Xiaoluo, Xiangling, Fangguan, Ruiguan, Ouguan and Douguan had been romping all over the Garden and picking flowers and herbs. Now they sat down on the grass holding these on their laps to play the game ‘matching herbs.’

One said, ‘I’ve bodhisattva-willow.’

This was capped by ‘I’ve arhat-pine.’

Another said, ‘I’ve gentleman-bamboo.’

Yet another answered, ‘I’ve lovely-lady plantain.’

‘I’ve starry-green.’

‘I’ve monthly-crimson.’

‘I’ve the peony of Peony Pavilion.’

‘I’ve the loquat of the Romance of the Lute.’

Then Douguan said, ‘I’ve a sister-flower,’ and nobody could match that until Xiangling said:

‘I’ve a husband-and-wife orchid.’

‘I’ve never heard of such an orchid,’ Douguan protested.

‘A stem bearing one flower is the lan orchid, and a stem bearing several flowers is the hui orchid,’ Xiangling told them. ‘When there are flowers above and below that’s brothers-orchid; when two flowers bloom side by side that’s a husband-and-wife orchid. This one of mine is like that, with two flowers side by side. How can you deny it?’

Unable to refute her, Douguan rose to her feet and teased, ‘In that case, if one flower is large, the other small, it should be a father-and-son orchid. Two flowers confronting each other should be an enemy orchid. Your husband’s been away for nearly a year and you’re longing for him, so you dream up a husband-and-wife orchid. For shame!’

Blushing, Xiangling got ready to spring up to pinch her.

‘You foul-mouthed bitch!’ she swore, laughing. ‘What drivel you talk!’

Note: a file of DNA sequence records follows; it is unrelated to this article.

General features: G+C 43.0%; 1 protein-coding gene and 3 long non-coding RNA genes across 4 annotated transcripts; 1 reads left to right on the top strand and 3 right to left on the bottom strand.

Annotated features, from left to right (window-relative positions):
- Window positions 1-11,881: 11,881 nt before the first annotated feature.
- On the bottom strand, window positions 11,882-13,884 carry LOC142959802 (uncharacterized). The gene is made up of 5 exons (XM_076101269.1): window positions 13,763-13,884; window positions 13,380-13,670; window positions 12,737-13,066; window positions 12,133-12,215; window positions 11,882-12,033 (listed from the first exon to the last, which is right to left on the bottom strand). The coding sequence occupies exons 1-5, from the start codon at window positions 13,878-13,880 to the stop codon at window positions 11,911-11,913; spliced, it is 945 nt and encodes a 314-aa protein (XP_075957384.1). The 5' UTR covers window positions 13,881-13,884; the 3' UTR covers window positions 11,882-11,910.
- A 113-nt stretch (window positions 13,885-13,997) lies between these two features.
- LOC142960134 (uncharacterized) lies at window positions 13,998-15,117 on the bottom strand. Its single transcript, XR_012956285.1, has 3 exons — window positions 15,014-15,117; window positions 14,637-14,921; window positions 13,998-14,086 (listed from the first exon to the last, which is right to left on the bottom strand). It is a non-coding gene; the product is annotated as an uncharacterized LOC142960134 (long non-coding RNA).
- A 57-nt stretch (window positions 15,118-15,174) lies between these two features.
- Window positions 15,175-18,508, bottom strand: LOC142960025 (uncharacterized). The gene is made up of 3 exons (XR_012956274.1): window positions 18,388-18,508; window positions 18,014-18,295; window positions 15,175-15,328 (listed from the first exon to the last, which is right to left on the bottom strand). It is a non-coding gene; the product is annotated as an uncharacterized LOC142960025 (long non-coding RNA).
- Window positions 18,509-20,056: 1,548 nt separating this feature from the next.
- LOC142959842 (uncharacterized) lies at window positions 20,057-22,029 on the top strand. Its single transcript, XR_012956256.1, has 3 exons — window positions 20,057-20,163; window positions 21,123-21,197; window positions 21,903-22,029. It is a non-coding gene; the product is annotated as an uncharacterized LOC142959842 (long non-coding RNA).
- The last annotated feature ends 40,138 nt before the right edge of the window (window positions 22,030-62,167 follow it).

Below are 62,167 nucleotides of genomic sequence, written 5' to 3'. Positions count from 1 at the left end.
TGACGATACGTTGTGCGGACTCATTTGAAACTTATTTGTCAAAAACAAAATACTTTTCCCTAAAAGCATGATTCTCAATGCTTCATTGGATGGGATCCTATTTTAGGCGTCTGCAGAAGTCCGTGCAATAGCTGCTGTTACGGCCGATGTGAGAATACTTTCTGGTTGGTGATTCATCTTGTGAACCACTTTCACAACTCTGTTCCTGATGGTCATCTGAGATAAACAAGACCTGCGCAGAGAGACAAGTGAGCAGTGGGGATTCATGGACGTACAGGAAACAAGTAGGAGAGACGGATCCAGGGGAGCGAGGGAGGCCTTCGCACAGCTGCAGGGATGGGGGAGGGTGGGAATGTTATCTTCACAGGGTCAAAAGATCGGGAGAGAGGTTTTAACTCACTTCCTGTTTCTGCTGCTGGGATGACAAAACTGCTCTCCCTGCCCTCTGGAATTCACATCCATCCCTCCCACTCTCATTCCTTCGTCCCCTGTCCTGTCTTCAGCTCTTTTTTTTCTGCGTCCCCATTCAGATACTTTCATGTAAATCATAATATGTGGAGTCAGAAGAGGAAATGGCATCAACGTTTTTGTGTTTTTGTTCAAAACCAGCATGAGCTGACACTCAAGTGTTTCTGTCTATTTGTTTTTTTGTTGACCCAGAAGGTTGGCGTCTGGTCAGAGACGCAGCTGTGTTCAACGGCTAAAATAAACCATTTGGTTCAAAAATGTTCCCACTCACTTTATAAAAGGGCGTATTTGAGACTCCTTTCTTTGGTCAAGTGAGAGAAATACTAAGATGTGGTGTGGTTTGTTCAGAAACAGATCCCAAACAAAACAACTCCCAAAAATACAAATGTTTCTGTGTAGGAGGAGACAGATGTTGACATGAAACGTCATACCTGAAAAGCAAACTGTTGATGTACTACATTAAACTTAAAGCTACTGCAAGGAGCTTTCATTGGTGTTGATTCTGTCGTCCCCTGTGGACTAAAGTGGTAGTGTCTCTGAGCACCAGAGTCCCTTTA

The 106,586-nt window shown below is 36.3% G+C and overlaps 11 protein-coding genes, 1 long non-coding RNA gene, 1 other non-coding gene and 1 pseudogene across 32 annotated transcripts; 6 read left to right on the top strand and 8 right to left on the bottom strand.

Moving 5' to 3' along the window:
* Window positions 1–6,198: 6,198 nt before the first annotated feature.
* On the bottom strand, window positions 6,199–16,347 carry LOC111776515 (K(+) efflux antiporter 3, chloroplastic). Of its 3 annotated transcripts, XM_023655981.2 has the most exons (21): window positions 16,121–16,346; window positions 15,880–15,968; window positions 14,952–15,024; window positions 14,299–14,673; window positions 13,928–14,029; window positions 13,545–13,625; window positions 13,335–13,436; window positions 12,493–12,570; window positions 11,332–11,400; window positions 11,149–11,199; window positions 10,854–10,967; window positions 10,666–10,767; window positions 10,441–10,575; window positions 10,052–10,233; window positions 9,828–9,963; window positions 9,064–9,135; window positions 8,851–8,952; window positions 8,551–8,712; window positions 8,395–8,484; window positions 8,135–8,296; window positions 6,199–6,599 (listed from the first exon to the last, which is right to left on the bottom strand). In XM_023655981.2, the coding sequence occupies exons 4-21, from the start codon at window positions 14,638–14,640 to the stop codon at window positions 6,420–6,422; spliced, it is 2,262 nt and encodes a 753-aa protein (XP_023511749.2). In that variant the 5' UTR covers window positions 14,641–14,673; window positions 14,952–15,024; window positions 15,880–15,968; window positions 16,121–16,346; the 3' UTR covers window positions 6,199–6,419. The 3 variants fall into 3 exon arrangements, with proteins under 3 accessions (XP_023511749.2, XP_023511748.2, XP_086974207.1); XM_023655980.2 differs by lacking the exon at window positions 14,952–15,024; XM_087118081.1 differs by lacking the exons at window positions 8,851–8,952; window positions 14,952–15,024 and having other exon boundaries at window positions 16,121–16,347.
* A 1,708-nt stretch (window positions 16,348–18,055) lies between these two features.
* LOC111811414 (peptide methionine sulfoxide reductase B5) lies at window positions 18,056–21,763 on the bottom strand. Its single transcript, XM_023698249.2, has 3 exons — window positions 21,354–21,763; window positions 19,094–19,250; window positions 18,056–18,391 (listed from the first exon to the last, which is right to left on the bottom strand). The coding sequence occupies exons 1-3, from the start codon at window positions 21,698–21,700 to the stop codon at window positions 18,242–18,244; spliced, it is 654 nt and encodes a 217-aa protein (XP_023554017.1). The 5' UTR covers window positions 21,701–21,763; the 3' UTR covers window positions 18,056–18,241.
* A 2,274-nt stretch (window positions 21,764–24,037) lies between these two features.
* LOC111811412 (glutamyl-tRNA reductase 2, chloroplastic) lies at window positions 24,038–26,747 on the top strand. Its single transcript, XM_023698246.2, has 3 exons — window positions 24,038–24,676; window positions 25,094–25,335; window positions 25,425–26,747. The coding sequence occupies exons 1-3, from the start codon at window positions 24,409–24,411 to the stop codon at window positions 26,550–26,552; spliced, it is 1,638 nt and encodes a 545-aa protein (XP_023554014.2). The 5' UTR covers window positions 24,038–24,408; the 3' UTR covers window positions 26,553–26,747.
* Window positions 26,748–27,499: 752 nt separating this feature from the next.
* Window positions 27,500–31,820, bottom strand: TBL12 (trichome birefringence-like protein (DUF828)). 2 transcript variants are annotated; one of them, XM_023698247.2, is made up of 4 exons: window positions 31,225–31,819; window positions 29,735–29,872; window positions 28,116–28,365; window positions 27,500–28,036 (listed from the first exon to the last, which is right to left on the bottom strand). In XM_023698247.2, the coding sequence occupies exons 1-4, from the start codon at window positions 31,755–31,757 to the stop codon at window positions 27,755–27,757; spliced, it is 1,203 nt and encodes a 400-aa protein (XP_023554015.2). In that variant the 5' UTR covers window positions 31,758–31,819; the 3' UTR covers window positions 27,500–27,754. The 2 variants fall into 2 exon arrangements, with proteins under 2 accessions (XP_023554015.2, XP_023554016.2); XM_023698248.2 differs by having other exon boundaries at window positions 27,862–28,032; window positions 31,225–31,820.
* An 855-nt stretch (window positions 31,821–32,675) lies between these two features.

Seeing she was about to spring up, Douguan promptly stooped to hold her down, turning to appeal to Ruiguan and the rest:

‘Come and help me pinch her foul mouth!’

The two of them rolled over on the grass while the others laughed and clapped.

‘Look out!’ cried one. ‘There’s a puddle there. It would be a pity to dirty her new skirt.’

Douguan turned and saw just beside them a puddle of rain water which had already muddied half Xiangling’s skirt. Disconcerted, she let go of her and ran off. The others could not help laughing, but afraid Xiangling might vent her annoyance on them they too scampered away giggling.

Xiangling got up now and started cursing when she looked down and saw water dripping from her skirt. Just at this moment, along came Baoyu with some herbs and flowers he had picked, intending to join in their game. He saw the rest running away leaving Xiangling there, her head lowered, fingering her skirt.

‘Why have they all gone?’ he asked.

‘I had a husband-and-wife orchid,’ she told him. ‘They’d never heard of it and said instead I was cheating, so we started squabbling and I’ve spolit my new skirt.’

‘You have a husband-and-wife orchid and I’ve a neck-to-neck cal­trop flower here,’ he answered, showing her the caltrop and taking the orchid from her.

‘Never mind about husband-and-wife or neck-to-neck,’ she grumbled. ‘Look at my skirt.’

Baoyu bent to look, then exclaimed, ‘Aiya! How did you get it in the mud? It’s too bad, this pomegranate-red silk shows the dirt so.’

‘This silk was brought the other day by Miss Baoqin. Miss Baochai made one skirt and I made another, which I put on today for the first time.’

Baoyu stamped his foot.

‘Your family can well afford to spoil a hundred skirts like that each day. Only this was given you by Miss Baoqin, and you and Cousin Baochai both have one; if hers is still all right while yours gets dirtied first, that looks ungrateful. Besides, dear old Auntie’s a fuss-pot. Even when you’re careful, I’ve often heard her complaining that you’re a poor manager and don’t know how to save but just waste things all the time. If she sees this, you’ll never hear the end of it.’

Xiangling was pleased and struck by his understanding.